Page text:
Sight is a very prevalent theme in a great variety of fiction; it can often be a symbol for understanding, comprehension, and enlightenment. Hindsight and foresight are often rewarded as virtues, or at least play heavily into the plot of a story. A blind person is often thought to ‘see’, or comprehend, more than the normal person, and sometimes people are not aware of a shocking truth, despite it looking them straight in the face. These scenarios are found in August Wilson's play Fences, as Troy, the patriarch of the family, is completely undone by his pride and lack of awareness of his situation.
/> In August Wilson’s Fences, we follow Troy Maxon, a disillusioned, bitter middle-aged man who used to play baseball in his prime – however, since he played before the color barrier was broken in major league baseball, there was no chance for him to shine. This has left him a broken shell of a man who clings to what mild successes he had in the past and participates in an extramarital affair which tears his family apart. Troy’s journey is the most transparently indicative of the American Dream – his dream occupation was baseball, a quintessentially American sport (Koprice, 2006). However, due to the times in which he lived, he could not break the color barrier in the Major Leagues, and therefore had no money saved up. Combined with his increasing age and his low job prospects, he has turned into a bitter alcoholic, doing menial work and maintaining a stressful relationship with his family.
Troy, over the course of the play, lives in a fantasy world; because his dreams were destroyed by circumstance, he starts creating his own deluded impressions of his life in order to cope. At the beginning of the play, Troy talks about his encounter and conflict with a man who could be construed as the Devil; here, he is already setting up a narrative in which he is strong enough to beat back Death himself. "Death ain't nothing but a fastball on the outside corner” (Wilson, I.i.82). He is also stubbornly unable to admit to Bono the truth about his affair with Alberta, choosing instead to sugarcoat his mistakes and make himself look better than he is. These fantasies often bring about conflict in his life, as he simply lies to himself until he believes what he is saying.
Troy refuses to grow and evolve from his mistakes, instead choosing to stew and make excuses for his own failures. In light of the failure of his baseball career, Troy lashes out at the world, thinking it cruel and unfair. As Bono tells him about his fears that things will be the same for Cory as they were for him, “Times have changed, Troy. You just come along too early” (Wilson I.i.77). He resorts to drinking and has an incredible bitterness towards his status as a black man, thinking it the reason behind his lack of success at life. At the same time, he is prone to exaggeration; he often upscales his own feats, preferring to participate in his own particular version of his life, in which he had a good run before age caught up with him. In addition to that, he actively discourages those he knows from pursuing their own American Dreams – Cory wants to play football when he goes to college, but Troy scolds him, reminding him of his own baseball days. He thinks Cory should be practical: “He ought to go and get recruited in how to fix cars or something where he can make a living” (Wilson I.i.69). When Lyons wants to be a musician, Troy discourages that as well, not wanting any of his children to take chances as he had. In his eyes, it only invites failure; his view of the American Dream was soured and made cynical by his experiences.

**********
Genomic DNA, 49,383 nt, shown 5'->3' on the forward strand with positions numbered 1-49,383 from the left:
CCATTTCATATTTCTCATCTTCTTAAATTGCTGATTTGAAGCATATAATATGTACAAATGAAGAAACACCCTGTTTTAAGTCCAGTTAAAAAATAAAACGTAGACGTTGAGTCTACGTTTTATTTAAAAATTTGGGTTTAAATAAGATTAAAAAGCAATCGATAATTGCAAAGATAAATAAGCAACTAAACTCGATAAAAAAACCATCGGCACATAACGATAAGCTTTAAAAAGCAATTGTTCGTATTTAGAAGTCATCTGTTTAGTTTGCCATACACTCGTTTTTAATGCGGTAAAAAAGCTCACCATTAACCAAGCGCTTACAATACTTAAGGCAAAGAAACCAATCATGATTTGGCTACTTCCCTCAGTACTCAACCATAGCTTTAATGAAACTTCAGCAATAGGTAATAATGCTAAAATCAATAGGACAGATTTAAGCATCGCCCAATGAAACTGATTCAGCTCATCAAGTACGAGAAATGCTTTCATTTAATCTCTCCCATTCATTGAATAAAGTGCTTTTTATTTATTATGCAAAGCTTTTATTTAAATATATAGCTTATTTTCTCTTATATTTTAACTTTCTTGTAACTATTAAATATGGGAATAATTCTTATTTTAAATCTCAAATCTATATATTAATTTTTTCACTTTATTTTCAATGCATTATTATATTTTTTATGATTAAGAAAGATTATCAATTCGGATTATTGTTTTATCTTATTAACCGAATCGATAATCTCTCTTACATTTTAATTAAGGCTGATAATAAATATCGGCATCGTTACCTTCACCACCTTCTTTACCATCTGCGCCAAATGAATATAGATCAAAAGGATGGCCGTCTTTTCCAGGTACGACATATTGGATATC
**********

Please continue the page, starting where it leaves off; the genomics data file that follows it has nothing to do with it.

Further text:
Much of Troy’s failures and frustrations are meant to echo the struggles inherent to the black experience. Troy’s surname, Maxson, combines “Mason” and “Dixon” in a subtle nod to the slave/free state divider that plagued the United States during the slave era. Not only does it inextricably tie Troy’s character traits and motivations to the struggles of blacks, it shows Troy as a man divided himself – he wrestles with having high hopes and having those hopes crushed. In his youth, he had dreams and ambitions as a baseball player, but those were destroyed, leaving him a broken shell of a man at a job that will get him nowhere. Troy’s family history places him at the latest rung in a long life of Maxsons whose life has beaten them down – his father was a sharecropper who experienced little success as well. Troy has a concrete connection to his family history, however – he continues the oral tradition that is very much present in the black experience by becoming a storyteller and songster (Nadel, 1993). In this way, his own delusion is a product of this ability to create stories – he manufactures his own reality in order to overlap a less productive or successful history.
In conclusion, the protagonist of Fences experiences challenges to the way he thinks the world works. Troy in Fences uses his failures as a justification for his own poor behavior, choosing instead to take out his own anxieties on his family. In a way, he is a cautionary, tragic tale for those lamenting the frustrations of the black experience – Troy goes too far into self-loathing about the racial discrimination he experiences, becoming a victim who refuses to take responsibility for his actions. Instead, he simply deludes himself into thinking he is a big man, who takes care of his family and is faithful, and who got as close to success as anyone around him possibly could. Troy simply cannot own up to his failings, instead trying to grasp onto whatever fantasy will make him feel better. Refusing to see the light, Troy ends up dying with much of his family hating him, a life full of unfulfilled dreams.
Koprice, Susan. "Baseball as History and Myth in August Wilson's Fences." African American Review 40.2 (2006): 349-358. Print.
Nadel, Alan, ed. May All Your Fences Have Gates: Essyas on the Drama of August Wilson.
Wilson, August. Fences.